George's Outdoor News

George’s new outdoor issues blog. He goes all over the state. He listens. And he reports on issues of concern to sportsmen, conservationists, and environmentalists.

Legislature kills deer bills

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 Last Thursday was deer day at the legislature, where the IFW Committee hosted five hours of hearings on a whole herd of deer bills from any-deer permits to baiting to antler restrictions. The committee stayed on the trail, catching back up with all those bills yesterday, and killing them all. They didn’t need an any-bill permit to do that.

Technically, the bills are still alive. They’ll go to the House and Senate for action next, but almost always, negative votes on bills are the end of the trail. Here are some highlights of the hunt.

Antler Restrictions

Mike Look of Washington County has been advocating for antler restrictions for a long time, and his testimony on LD 341 was very good. That bill would limit deer hunters to harvesting deer with 3 or more tines of one inch or longer along the main beam of either or both antlers. Mike handed out detailed information about antler restrictions, and answered lots of questions from committee members.

Fish hatchery study wins support at legislature

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 Fish hatchery study wins support at legislature

“We could help DIF&W reduce their hatchery costs. I believe their technology is outdated.”

Those were the words of Sebastian Belle, testifying in favor of LD 471, my bill that would create a Hatchery Commission to study DIF&W’s fish production facilities and issue recommendations next year. Representative Jared Golden sponsored my bill and delivered excellent testimony for it.

Don Kleiner of the Maine Professional Guides Association liked the idea of a Hatchery Commission but opposed the bill, asking that the Commission be delayed until the department completes its new fishery management plans. It seems to me that a careful examination of our hatcheries would be beneficial before those new plans are completed.

Legislature debates if you need to notify neighbors when your python gets loose

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 “Cats are destructive little bastards.” That was a comment from Jason Perillo who was testifying against my proposal to require permits for all exotic animals and require the Warden Service and neighbors to be notified if that exotic animal gets loose.

Perillo has a business in Winthrop that includes 1400 exotic animals, none of which require a permit. He acknowledged that the Warden Service confiscated his boa constrictors, and that he has applied for permits to acquire other exotics, but had no luck in getting those permits.

Senator Scott Cyrway, Senate chair of the IFW Committee, sponsored my proposal and worked closely with me on it. IFW Committee member Catherine Nadeau cosponsored the bill.

The Department of Inland Fisheries and Wildlife opposed the bill, explaining the current situation with exotics in Maine, and updating the committee on their work to establish three lists: exotics that require permits, exotics that don’t require permits, and exotics that you cannot possess.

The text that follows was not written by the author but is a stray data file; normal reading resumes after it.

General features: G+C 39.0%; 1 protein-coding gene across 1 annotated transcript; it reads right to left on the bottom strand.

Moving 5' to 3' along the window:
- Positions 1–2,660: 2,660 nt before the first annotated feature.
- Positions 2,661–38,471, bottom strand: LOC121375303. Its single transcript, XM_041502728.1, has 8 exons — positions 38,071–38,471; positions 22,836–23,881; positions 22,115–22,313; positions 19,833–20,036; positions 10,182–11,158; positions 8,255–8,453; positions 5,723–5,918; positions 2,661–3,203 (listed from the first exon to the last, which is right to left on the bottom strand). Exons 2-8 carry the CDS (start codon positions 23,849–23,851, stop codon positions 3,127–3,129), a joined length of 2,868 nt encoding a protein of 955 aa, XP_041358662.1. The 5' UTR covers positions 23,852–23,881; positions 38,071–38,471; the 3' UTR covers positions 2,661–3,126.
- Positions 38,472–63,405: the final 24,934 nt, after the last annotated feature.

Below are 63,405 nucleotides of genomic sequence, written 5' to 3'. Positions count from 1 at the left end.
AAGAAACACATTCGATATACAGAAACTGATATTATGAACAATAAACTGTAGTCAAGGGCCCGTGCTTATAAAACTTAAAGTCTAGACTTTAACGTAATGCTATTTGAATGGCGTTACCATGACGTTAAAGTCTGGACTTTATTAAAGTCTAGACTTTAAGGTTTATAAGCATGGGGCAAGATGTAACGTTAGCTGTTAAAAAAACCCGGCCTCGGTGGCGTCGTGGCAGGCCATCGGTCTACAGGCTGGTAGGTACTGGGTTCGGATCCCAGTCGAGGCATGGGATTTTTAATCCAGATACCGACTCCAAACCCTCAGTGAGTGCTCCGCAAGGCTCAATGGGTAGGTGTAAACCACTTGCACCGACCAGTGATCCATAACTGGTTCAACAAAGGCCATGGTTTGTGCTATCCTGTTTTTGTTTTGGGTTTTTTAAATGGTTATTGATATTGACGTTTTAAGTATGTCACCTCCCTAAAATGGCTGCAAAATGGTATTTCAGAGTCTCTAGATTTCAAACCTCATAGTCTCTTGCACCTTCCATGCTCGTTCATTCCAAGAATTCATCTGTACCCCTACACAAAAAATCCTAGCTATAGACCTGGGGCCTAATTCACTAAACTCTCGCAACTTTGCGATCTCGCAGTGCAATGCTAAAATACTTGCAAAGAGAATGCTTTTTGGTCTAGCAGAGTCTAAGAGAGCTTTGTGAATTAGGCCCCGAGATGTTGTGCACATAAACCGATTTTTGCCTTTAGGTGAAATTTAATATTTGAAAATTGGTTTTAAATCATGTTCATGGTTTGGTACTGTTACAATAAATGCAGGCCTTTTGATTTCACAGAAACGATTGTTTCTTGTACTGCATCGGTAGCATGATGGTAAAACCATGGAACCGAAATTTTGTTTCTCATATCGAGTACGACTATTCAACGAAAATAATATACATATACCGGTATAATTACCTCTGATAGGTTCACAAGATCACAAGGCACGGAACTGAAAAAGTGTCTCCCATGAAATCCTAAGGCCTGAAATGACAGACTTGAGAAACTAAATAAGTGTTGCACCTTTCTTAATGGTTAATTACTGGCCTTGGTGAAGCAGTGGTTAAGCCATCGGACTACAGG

Ten Maine moose permits sell for stunning $150,000!

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In 2017, ten nonresidents will hunt moose in Maine, paying between $14,444 and $16,510 for their permits. Most will also hire guides, some priced at $6500 or more. Yes, Maine’s moose hunt is valuable!


Maine can learn something from Pennsylvania's deer mistakes

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 Here’s a fascinating article about deer problems and issues in Pennsylvania. On Thursday, our legislature’s IFW Committee hosted “deer day” hearing a bunch of bills focused on deer permits and other issues, including a bill to limit hunters to shooting bucks with tines of three inches or more on each side.

I’ll have a report on those bills, and the interesting testimony at the hearing, soon. Right now, I recommend you read this article, and think about whether any of these issues are pertinent to Maine. Can we learn something from Pennsylvania’s deer problems?


Legislature lets fall fishing get away

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 Fall fishing opportunities, available throughout southern Maine, will continue to be unavailable in the northern half of the state. My bill to extend fall fishing opportunities by one month was hooked and released yesterday by the legislature’s Inland Fisheries and Wildlife Committee.

This bill would have expanded the opportunities to fish in the fall by authorizing October fishing in areas where that is now prohibited, with strict catch-and-release rules that match the rules for September fishing in these areas.


$5 million will fix problems at two state fish hatcheries

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 The legislature’s supplemental budget, approved by the Appropriations Committee last week, includes $4.8 million to fix problems in two state fish hatcheries. Given all the needs in this state, the Fish and Wildlife Department has to be congratulated for getting this money. For example, while there’s been a lot of discussion about what we need to do for those addicted to opiates, DIF&W got $2 million more than was appropriated for opiate addiction treatment programs.

This money will be spent to construct water supply lines and update water treatment equipment at the Casco and Grand Lake Stream fish hatcheries.

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